❤ Sharing Folkworthy Stuffs ❤
10 Comments Vintage
According to Scott’s diary entry of 16 or 17 March (Scott was unsure of the date but thought the 16th correct) Oates had walked out of the tent the previous day into a −40 °F (−40 °C) blizzard to his death. Scott wrote in his diary: "We knew that poor Oates was walking to his death, but though we tried to dissuade him, we knew it was the act of a brave man and an English gentleman." According to Scott’s diary, as Oates left the tent he said, "I am just going outside and may be some time." Edward Wilson, who was also present, made no reference to this in his own diary or the letters to Oates’s mother.
Weird to see a man from these days without mustaches and with short hair
That was a crazy expedition, it resulted in probably one of the greatest solo acts of mental and physical toughness from Tom Crean, the Irish man who walked 35 miles to base camp to save the lives of 2 of his party. He covered the 35 miles in 18 hours after jointly hauling a sled and his incapacitated team mate a 100 odd miles. On the 18 hour trek he set off with 3 biscuits and a bit of chocolate stopping once to eat the rations bar 1 biscuit he wanted to keep "in case of emergency"!
Not to be a Debbie downer but if he called it quits just two days before his party could have potentially made up that 11 miles they missed.
Nice to see the English Stiff Upper Lip
Although in his case it was frozen stiff
Reminds me of Liam Gallagher, from, like, nowadays
Reminds me of a story that took place in France, June 1940, when the Canadians who had just landed at Brest were on their way to shore up the French army after Dunkirk. However after Paris fell and France surrendered, they were ordered back.
The Official History of the Canadian Army in the Second World War:
The rail parties of the Canadian infantry left France before the artillery. The trains were duly turned back in the early hours of the 15th. That carrying The Hastings and Prince Edward Regiment had reached Laval, that with The Royal Canadian Regiment a place "believed to have been Chateaubriant" (this is unlikely, as they had already passed through Laval, which is on a different line). These two trains were back in Brest that evening and the men upon them were re-embarked on a British steamer which sailed the next afternoon and made Plymouth on the 17th. Brigadier Smith’s headquarters and the 48th Highlanders, on the leading train, had a more complicated experience. This train reached Sablé, its destination, before getting the reversal order. It was received from the mouth of a British Railway Traffic Officer, who was at first suspected of being a fifth columnist but identified himself satisfactorily.* The train, not without some delay and some dispute with the engineer, was turned about and headed back towards Brest, with men of the 48th riding the locomotive as an emergency crew and others with tommy guns on the tender "to look after the recalcitrant engineer or any person trying to stop the train."109 There were apprehensions of collision with a German armoured column. No such happening took place; but there was a mishap which might have been fatal. After leaving Rennes, it was noted that the train was passing through unfamiliar country. In fact, a mistake had been made in routing and it was on the way not to Brest but to St. Malo. By great good fortune, at that port there was a British steamer, the Biarritz. British troops of many regiments were already on board, but room was made for the Canadians. The overloaded vessel left harbour on the morning of the 16th and reached Southampton that afternoon.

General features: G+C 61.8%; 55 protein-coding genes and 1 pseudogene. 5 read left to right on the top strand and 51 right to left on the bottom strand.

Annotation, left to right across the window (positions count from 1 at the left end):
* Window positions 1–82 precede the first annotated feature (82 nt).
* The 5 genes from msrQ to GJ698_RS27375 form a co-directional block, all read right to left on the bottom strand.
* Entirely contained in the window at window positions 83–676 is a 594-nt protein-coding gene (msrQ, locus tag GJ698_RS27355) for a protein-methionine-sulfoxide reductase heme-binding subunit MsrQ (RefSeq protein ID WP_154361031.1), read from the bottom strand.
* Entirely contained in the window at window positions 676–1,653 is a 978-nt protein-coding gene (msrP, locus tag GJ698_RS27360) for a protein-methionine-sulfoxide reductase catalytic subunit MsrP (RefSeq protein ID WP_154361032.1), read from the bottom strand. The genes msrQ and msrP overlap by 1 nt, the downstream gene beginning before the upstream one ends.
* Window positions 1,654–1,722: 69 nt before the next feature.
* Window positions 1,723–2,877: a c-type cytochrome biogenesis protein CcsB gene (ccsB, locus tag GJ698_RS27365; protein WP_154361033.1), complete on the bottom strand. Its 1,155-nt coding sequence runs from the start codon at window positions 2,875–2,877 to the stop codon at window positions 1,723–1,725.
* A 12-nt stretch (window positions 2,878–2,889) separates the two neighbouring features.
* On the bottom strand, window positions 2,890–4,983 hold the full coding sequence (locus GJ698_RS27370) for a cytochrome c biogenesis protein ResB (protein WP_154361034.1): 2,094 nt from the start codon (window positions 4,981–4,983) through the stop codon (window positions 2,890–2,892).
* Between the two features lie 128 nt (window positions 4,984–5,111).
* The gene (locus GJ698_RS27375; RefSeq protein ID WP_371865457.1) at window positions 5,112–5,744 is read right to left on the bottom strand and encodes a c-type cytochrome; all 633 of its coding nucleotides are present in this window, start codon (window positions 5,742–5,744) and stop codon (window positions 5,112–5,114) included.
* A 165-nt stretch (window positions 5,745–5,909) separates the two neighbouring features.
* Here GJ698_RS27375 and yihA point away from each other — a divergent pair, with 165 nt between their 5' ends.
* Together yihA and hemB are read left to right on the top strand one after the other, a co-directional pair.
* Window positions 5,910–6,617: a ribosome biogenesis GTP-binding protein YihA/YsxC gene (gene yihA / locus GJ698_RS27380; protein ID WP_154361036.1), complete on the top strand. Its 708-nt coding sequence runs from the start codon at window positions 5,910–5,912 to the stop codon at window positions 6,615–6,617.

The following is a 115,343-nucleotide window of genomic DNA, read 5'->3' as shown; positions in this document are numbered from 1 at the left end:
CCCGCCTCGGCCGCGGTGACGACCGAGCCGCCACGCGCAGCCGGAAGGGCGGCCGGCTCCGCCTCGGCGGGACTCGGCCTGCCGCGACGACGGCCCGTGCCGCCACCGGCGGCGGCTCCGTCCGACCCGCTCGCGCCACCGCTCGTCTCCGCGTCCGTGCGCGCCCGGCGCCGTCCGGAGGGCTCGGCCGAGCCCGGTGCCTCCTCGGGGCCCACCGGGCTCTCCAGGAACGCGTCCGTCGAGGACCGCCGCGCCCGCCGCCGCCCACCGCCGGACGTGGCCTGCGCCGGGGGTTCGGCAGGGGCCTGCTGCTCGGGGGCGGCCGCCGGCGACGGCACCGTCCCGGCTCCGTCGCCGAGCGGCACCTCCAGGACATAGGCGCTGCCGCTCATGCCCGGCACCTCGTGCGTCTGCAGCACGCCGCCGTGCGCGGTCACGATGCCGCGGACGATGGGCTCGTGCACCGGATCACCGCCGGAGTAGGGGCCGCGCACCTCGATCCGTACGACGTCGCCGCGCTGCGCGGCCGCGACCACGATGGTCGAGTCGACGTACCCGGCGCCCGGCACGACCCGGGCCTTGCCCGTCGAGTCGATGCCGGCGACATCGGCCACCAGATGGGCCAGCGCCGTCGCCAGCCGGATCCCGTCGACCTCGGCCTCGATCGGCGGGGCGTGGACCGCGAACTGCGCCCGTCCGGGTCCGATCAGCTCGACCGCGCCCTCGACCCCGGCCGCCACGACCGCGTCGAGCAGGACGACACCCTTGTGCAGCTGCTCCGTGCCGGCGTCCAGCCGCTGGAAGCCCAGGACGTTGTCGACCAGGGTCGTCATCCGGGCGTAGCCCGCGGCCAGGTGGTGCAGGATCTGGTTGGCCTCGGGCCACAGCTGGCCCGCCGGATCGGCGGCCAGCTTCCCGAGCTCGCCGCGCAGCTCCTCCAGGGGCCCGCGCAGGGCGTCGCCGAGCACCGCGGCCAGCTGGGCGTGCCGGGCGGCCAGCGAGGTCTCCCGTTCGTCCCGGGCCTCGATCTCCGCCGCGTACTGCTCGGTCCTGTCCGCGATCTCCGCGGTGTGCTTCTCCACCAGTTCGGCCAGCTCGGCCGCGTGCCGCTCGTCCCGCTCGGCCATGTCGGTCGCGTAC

*Lt.-Col. E. W. Haldenby of the 48th asked him his name. He replied that it was Oates. Haldenby then inquired whether he had ever had a relative whom he might have heard of. The officer thought this unlikely, but when pressed admitted that a member of his family had gone to the South Pole with Captain Scott. This was good enough, for it seemed unlikely that a German agent would know the story of the Captain Oates who sacrificed his life in the hope of saving Scott and his other companions.Brigadier Smith accordingly decided to turn the train around.
Definitely a person who should be better known to Americans. Or maybe just period.
A very gallant gentleman
Looks like the lead singer of nickelback